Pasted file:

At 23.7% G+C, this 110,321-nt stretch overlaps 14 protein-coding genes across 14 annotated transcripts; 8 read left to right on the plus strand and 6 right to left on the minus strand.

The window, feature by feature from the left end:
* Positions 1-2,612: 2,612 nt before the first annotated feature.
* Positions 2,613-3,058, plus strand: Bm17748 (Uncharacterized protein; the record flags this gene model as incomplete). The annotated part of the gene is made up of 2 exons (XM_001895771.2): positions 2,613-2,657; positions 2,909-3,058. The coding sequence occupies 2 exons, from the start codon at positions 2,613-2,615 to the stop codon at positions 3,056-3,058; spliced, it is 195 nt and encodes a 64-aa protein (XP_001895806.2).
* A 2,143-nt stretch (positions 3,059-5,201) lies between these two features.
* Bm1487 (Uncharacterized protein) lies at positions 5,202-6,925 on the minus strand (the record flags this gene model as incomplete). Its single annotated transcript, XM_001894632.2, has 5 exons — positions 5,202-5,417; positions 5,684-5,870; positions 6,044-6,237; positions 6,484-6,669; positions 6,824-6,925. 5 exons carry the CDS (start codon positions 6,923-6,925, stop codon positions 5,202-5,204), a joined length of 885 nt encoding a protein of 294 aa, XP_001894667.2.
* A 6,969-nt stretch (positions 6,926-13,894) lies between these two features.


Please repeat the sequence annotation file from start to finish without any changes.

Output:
At 23.7% G+C, this 110,321-nt stretch overlaps 14 protein-coding genes across 14 annotated transcripts; 8 read left to right on the plus strand and 6 right to left on the minus strand.

The window, feature by feature from the left end:
* Positions 1-2,612: 2,612 nt before the first annotated feature.
* Positions 2,613-3,058, plus strand: Bm17748 (Uncharacterized protein; the record flags this gene model as incomplete). The annotated part of the gene is made up of 2 exons (XM_001895771.2): positions 2,613-2,657; positions 2,909-3,058. The coding sequence occupies 2 exons, from the start codon at positions 2,613-2,615 to the stop codon at positions 3,056-3,058; spliced, it is 195 nt and encodes a 64-aa protein (XP_001895806.2).
* A 2,143-nt stretch (positions 3,059-5,201) lies between these two features.
* Bm1487 (Uncharacterized protein) lies at positions 5,202-6,925 on the minus strand (the record flags this gene model as incomplete). Its single annotated transcript, XM_001894632.2, has 5 exons — positions 5,202-5,417; positions 5,684-5,870; positions 6,044-6,237; positions 6,484-6,669; positions 6,824-6,925. 5 exons carry the CDS (start codon positions 6,923-6,925, stop codon positions 5,202-5,204), a joined length of 885 nt encoding a protein of 294 aa, XP_001894667.2.
* A 6,969-nt stretch (positions 6,926-13,894) lies between these two features.